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by intern Jessie Weiland

Some time ago I received a call from my father back home in Milwaukee, Wisconsin. He’d just returned from an urban bike trek through inner city Milwaukee and was now in an angered emotional state bordering on manic distress. “It’s just not right. You shouldn’t have to go miles from your neighborhood to find an apple,” he raged. His rant on his futile hunt for food of the healthy variety was heightened by his newfound dedication to a diet. I could picture his hands wildly dancing above his head now, “I just wanted an apple. I walked past a Chick-A-Lil’s, a Mickey D’s, a Burger King—there must have been at least 15 different fried food places and not one fruit store.” I then listened to him vividly outline his plans to open up a fruit and nut stand in the area of concern, ӅAnd I’d call the store, The Health Nut!!!”

My father’s dissatisfaction with inner-city food availability was valid; it’s a dissatisfaction echoing across America in cities and rural areas alike and sadly, reflecting our thickening waistlines. Last year, food insecurity was a daily reality for 14.6 percent of Americans . Now, as we draw the lines between health care and food choices, let us also make the connection between food environments, the fundamental ability to make healthy decisions, and income. According to the New York Department of City Planning the availability healthy, fresh food directly corresponds with income and consequently, skyrocketing obesity rates.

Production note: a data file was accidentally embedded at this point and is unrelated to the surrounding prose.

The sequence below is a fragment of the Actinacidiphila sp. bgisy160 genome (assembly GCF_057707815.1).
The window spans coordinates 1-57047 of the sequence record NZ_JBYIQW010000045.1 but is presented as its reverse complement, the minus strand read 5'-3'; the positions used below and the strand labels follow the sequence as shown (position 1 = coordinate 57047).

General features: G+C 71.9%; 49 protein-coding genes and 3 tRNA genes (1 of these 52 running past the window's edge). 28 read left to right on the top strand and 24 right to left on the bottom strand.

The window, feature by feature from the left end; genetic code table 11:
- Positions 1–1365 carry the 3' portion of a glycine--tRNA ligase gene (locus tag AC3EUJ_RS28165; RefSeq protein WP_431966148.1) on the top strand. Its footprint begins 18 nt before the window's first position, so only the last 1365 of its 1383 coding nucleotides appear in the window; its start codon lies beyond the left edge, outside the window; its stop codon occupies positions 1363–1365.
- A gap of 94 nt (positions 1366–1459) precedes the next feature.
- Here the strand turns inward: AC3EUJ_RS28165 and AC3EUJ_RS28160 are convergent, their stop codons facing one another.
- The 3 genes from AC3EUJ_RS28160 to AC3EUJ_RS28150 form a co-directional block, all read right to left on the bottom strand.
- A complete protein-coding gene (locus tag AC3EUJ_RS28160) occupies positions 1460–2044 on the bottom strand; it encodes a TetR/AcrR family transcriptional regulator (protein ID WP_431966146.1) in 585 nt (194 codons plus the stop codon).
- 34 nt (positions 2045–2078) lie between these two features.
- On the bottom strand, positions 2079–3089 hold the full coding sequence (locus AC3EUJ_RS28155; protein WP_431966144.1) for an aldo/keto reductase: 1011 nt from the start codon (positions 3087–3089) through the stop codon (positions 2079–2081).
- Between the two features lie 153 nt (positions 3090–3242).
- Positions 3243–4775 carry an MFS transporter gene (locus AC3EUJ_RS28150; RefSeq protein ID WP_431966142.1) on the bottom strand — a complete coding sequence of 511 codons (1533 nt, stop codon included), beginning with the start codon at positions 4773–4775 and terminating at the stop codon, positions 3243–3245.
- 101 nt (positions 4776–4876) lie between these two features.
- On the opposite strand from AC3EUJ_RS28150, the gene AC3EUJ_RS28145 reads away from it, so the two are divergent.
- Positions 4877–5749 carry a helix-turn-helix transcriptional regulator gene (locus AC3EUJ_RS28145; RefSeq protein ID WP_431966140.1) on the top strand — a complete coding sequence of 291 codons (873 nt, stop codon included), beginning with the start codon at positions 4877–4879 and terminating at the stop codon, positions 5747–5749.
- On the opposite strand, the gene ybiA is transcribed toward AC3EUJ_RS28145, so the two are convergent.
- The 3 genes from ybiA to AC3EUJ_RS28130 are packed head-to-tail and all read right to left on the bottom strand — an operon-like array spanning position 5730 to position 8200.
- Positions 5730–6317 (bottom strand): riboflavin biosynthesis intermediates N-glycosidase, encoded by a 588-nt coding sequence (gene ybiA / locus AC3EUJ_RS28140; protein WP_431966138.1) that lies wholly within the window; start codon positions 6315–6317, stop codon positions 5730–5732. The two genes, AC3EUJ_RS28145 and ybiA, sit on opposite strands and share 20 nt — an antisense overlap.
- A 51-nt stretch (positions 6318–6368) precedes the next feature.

Last month, the advocacy group PolicyLink hosted a webinar on the subject called, An Apple a Day: Bringing Healthy Food to All Communities. The call kicked off with PolicyLink president, Judith Bell. She showed a series of compelling maps that outlined this fundamental issue: that the consumption of fruits and vegetables is lowest in low-income neighborhoods where obesity and diabetes cases are high. In these areas where there are higher obesity rates, healthy food choices are far and few in between—There are fewer supermarkets and fruit and veggie stands, and more fast food retailers and convince food stores. For people in neighborhoods suffering from a lack of nutritious food and at the mercy of the flood of fast food joints, funding is a major obstacle for development. According to Judith Bell, past efforts have not solved this giant failure in the market. Studies from the NYC Department of Health and Mental Hygiene state that now approximately 3 million New Yorkers live in these underserved, high needs neighborhoods. And that’s just New York.